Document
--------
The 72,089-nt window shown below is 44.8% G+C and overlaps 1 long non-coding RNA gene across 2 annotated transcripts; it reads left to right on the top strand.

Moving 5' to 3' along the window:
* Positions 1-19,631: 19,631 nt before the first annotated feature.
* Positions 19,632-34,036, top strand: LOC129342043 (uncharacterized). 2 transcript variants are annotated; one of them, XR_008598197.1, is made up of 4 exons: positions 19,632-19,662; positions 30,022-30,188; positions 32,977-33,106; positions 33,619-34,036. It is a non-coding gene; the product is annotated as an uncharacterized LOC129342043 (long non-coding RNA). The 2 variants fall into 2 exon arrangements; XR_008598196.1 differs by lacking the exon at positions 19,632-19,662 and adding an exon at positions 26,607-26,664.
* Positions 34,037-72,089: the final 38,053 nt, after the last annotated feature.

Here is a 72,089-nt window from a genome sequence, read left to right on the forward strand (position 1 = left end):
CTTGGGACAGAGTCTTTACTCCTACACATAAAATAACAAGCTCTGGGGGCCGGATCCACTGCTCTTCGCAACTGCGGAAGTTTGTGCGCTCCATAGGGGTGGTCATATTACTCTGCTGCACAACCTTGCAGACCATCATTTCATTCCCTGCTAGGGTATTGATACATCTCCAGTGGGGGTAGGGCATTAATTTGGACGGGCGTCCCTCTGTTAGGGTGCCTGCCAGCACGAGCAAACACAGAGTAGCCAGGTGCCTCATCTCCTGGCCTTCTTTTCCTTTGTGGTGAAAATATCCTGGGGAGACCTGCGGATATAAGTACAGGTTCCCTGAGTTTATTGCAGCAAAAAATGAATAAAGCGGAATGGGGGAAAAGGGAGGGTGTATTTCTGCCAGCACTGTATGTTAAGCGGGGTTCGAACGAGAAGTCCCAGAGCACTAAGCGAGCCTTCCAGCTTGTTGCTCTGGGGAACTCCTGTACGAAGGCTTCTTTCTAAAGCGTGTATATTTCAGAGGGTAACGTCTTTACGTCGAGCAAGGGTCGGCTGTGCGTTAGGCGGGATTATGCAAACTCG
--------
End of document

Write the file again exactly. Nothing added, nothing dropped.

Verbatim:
The 72,089-nt window shown below is 44.8% G+C and overlaps 1 long non-coding RNA gene across 2 annotated transcripts; it reads left to right on the top strand.

Moving 5' to 3' along the window:
* Positions 1-19,631: 19,631 nt before the first annotated feature.
* Positions 19,632-34,036, top strand: LOC129342043 (uncharacterized). 2 transcript variants are annotated; one of them, XR_008598197.1, is made up of 4 exons: positions 19,632-19,662; positions 30,022-30,188; positions 32,977-33,106; positions 33,619-34,036. It is a non-coding gene; the product is annotated as an uncharacterized LOC129342043 (long non-coding RNA). The 2 variants fall into 2 exon arrangements; XR_008598196.1 differs by lacking the exon at positions 19,632-19,662 and adding an exon at positions 26,607-26,664.
* Positions 34,037-72,089: the final 38,053 nt, after the last annotated feature.

Here is a 72,089-nt window from a genome sequence, read left to right on the forward strand (position 1 = left end):
CTTGGGACAGAGTCTTTACTCCTACACATAAAATAACAAGCTCTGGGGGCCGGATCCACTGCTCTTCGCAACTGCGGAAGTTTGTGCGCTCCATAGGGGTGGTCATATTACTCTGCTGCACAACCTTGCAGACCATCATTTCATTCCCTGCTAGGGTATTGATACATCTCCAGTGGGGGTAGGGCATTAATTTGGACGGGCGTCCCTCTGTTAGGGTGCCTGCCAGCACGAGCAAACACAGAGTAGCCAGGTGCCTCATCTCCTGGCCTTCTTTTCCTTTGTGGTGAAAATATCCTGGGGAGACCTGCGGATATAAGTACAGGTTCCCTGAGTTTATTGCAGCAAAAAATGAATAAAGCGGAATGGGGGAAAAGGGAGGGTGTATTTCTGCCAGCACTGTATGTTAAGCGGGGTTCGAACGAGAAGTCCCAGAGCACTAAGCGAGCCTTCCAGCTTGTTGCTCTGGGGAACTCCTGTACGAAGGCTTCTTTCTAAAGCGTGTATATTTCAGAGGGTAACGTCTTTACGTCGAGCAAGGGTCGGCTGTGCGTTAGGCGGGATTATGCAAACTCG